Even our pets are affected by our stress levels. A 2019 study (20) found that owners with high levels of cortisol have dogs with high levels of cortisol, and owners with low levels of cortisol have dogs with low levels. Based on the study’s assessment of the owners’ and dogs’ personalities, the researchers determined that dogs mirror their owner’s stress, and not the other way around.
While we don’t know everything there is to know about the negative effects of chronic psychological stress, what we do know is enough to put reducing stress right up there with exercise and a healthy diet when it comes to health and longevity. Taking time to relax can feel selfish, indulgent, and unnecessary—but the more research you read on this topic, the more you’ll feel compelled to build relaxation—including yoga and meditation practice—and self-care into your daily routine. Reducing your stress level and changing your automatic reactions to stress will immediately improve your relationships, too. Try it and see!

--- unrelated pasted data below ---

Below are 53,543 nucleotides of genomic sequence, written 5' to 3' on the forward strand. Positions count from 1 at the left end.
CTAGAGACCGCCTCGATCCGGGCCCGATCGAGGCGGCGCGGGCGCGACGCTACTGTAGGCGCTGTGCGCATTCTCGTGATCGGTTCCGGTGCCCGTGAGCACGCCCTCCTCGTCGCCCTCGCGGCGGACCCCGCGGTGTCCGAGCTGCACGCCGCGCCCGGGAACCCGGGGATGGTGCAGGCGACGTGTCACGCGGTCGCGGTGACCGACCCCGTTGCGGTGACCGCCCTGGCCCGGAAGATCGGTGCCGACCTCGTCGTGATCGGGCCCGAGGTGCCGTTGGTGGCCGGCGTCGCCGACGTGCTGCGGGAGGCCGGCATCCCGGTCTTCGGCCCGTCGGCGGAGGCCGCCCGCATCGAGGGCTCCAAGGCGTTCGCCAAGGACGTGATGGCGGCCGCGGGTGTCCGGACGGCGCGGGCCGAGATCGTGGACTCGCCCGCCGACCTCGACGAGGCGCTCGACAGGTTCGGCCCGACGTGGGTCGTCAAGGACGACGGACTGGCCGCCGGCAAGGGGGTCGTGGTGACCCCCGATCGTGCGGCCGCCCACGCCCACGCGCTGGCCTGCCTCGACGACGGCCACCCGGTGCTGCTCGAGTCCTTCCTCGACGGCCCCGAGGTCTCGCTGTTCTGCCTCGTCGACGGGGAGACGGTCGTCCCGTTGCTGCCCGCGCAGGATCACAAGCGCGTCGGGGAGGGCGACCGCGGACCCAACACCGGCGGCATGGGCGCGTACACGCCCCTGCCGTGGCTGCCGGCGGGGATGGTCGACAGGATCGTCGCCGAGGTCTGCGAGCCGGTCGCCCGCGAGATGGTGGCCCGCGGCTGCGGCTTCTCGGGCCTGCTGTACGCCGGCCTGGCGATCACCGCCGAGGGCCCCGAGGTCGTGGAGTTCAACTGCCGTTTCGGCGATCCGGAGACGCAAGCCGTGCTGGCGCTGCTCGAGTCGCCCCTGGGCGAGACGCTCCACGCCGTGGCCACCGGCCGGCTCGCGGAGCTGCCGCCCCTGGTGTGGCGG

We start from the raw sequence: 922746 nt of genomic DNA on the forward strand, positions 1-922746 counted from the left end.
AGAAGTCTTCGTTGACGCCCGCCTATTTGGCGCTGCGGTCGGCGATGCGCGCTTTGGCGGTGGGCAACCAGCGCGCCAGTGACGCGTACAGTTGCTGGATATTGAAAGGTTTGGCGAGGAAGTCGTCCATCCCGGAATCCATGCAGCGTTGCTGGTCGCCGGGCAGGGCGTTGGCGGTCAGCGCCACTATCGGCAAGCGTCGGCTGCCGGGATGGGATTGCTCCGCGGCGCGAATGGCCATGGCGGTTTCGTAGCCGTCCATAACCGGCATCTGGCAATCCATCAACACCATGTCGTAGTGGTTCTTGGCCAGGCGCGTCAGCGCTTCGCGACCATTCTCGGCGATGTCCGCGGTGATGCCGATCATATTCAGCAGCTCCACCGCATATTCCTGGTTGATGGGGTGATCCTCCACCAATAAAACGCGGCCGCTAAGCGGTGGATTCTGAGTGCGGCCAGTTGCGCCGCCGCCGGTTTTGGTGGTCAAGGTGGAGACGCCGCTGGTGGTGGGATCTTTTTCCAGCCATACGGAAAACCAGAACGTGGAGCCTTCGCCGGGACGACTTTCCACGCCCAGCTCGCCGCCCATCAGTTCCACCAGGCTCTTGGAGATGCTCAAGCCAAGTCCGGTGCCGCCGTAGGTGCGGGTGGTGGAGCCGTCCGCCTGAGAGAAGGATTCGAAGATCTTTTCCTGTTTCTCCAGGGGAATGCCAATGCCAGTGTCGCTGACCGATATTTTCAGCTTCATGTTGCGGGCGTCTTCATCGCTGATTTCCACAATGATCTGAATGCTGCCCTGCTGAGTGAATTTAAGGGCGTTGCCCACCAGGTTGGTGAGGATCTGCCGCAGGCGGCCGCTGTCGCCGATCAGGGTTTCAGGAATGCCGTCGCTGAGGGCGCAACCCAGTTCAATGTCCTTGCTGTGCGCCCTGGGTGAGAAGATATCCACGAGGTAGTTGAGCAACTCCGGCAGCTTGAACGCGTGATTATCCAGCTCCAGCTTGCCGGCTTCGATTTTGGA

Reprinted with permission from Somatic Movement Center.
Sarah Warren St. Pierre is a Certified Clinical Somatic Educator and the author of the book Why We’re In Pain. She was trained and certified at Somatic Systems Institute in Northampton, MA. Sarah has helped people with chronic muscle, and joint pain, sciatica, scoliosis, and other musculoskeletal conditions become pain-free by practicing Thomas Hanna’s groundbreaking method of Clinical Somatic Education. Sarah is passionate about empowering people to relieve their pain, improve their posture and movement, and prevent recurring injuries and physical degeneration.
The Pain Relief Secret: How to Retrain Your Nervous System, Heal Your Body, and Overcome Chronic Pain by Sarah Warren, CSE
Somatics: Reawakening the Mind’s Control of Movement, Flexibility and Health by Thomas Hanna